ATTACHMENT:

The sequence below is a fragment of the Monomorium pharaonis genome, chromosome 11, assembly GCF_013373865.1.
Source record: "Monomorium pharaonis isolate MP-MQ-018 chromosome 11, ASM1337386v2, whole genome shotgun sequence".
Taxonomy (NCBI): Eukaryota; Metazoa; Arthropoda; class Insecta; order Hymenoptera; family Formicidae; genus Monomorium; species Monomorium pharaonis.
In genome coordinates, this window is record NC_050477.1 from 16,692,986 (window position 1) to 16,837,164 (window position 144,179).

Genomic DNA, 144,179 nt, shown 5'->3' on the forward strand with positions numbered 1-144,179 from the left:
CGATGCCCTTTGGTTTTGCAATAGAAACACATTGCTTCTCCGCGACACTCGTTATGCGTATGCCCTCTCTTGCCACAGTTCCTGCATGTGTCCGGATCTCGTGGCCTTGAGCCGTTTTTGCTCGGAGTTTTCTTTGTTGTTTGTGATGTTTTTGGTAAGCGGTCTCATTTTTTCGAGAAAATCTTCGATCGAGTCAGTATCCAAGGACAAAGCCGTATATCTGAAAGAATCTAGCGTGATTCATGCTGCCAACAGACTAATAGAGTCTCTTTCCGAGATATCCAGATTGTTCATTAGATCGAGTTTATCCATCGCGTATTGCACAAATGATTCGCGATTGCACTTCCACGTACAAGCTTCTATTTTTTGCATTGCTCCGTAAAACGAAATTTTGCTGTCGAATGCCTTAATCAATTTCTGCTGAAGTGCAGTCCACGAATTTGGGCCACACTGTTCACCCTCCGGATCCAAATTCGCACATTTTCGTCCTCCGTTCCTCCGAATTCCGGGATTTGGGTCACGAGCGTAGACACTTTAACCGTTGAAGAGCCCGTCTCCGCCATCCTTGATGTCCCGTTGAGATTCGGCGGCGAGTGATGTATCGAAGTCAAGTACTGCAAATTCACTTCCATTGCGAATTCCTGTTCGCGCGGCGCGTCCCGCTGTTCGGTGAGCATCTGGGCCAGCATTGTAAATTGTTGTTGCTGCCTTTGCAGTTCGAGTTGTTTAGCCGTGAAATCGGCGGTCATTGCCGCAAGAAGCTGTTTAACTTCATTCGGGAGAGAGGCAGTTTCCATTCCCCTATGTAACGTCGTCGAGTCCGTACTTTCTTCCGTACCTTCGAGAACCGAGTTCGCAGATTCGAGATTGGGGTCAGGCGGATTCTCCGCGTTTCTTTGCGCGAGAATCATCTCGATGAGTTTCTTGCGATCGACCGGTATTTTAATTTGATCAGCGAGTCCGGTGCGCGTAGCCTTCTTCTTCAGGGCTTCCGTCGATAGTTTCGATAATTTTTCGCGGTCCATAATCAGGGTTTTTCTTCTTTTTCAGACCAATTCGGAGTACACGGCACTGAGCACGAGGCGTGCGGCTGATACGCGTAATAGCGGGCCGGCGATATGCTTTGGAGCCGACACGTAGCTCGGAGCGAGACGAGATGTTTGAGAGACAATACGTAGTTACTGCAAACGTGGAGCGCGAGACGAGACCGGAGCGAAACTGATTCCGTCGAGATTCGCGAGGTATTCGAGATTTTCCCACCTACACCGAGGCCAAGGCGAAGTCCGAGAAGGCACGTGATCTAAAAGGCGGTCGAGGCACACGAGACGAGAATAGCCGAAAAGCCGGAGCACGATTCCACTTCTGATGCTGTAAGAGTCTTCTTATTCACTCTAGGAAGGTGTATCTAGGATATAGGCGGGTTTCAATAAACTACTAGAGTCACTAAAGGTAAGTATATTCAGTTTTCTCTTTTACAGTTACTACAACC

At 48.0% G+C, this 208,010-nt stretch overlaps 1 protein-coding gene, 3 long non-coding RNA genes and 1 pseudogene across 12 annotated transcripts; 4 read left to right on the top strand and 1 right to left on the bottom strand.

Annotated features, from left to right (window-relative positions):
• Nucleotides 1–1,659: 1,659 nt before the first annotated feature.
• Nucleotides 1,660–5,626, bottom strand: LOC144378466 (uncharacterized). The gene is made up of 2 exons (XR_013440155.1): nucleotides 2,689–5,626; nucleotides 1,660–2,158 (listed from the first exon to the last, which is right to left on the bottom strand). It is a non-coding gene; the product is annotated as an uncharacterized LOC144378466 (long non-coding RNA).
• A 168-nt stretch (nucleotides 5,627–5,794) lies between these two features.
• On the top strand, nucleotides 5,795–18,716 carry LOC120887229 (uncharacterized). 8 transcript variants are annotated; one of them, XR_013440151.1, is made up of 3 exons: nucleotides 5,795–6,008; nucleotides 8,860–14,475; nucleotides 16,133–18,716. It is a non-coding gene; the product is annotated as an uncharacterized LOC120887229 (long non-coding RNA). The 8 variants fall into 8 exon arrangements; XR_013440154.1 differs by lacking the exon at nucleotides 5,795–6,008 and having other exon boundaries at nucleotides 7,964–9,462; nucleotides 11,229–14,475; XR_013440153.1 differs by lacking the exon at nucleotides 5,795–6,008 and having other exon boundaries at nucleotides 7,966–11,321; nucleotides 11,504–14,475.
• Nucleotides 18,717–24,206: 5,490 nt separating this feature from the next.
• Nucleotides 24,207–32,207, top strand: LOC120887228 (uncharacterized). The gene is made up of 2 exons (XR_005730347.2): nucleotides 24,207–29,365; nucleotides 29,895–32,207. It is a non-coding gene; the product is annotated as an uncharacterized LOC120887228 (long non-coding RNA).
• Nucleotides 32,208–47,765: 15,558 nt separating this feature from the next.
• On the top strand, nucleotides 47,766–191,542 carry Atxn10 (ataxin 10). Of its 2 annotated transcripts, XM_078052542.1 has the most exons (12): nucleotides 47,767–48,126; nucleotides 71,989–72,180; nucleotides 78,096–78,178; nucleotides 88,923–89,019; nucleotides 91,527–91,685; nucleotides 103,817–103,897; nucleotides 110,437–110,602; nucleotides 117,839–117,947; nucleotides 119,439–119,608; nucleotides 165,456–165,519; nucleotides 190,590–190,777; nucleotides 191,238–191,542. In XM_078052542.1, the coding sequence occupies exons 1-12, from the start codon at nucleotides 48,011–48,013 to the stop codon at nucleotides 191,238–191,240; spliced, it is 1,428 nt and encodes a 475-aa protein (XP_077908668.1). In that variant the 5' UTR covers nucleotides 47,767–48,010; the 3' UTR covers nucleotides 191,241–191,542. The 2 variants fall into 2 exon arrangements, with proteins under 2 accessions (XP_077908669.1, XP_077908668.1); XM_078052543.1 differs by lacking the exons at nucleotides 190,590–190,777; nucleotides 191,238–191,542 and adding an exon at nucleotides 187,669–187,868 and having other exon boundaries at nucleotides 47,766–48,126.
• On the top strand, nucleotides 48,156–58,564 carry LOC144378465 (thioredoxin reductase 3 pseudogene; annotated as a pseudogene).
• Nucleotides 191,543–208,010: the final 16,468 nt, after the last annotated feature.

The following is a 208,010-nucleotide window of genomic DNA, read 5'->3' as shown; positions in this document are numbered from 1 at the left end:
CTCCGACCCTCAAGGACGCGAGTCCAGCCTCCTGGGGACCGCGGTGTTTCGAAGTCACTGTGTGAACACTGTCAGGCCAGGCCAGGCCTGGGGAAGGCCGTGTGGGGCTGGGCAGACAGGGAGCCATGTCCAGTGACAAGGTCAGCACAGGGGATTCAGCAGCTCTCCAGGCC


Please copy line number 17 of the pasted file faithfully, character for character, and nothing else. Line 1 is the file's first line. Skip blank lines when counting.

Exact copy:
• On the top strand, nucleotides 48,156–58,564 carry LOC144378465 (thioredoxin reductase 3 pseudogene; annotated as a pseudogene).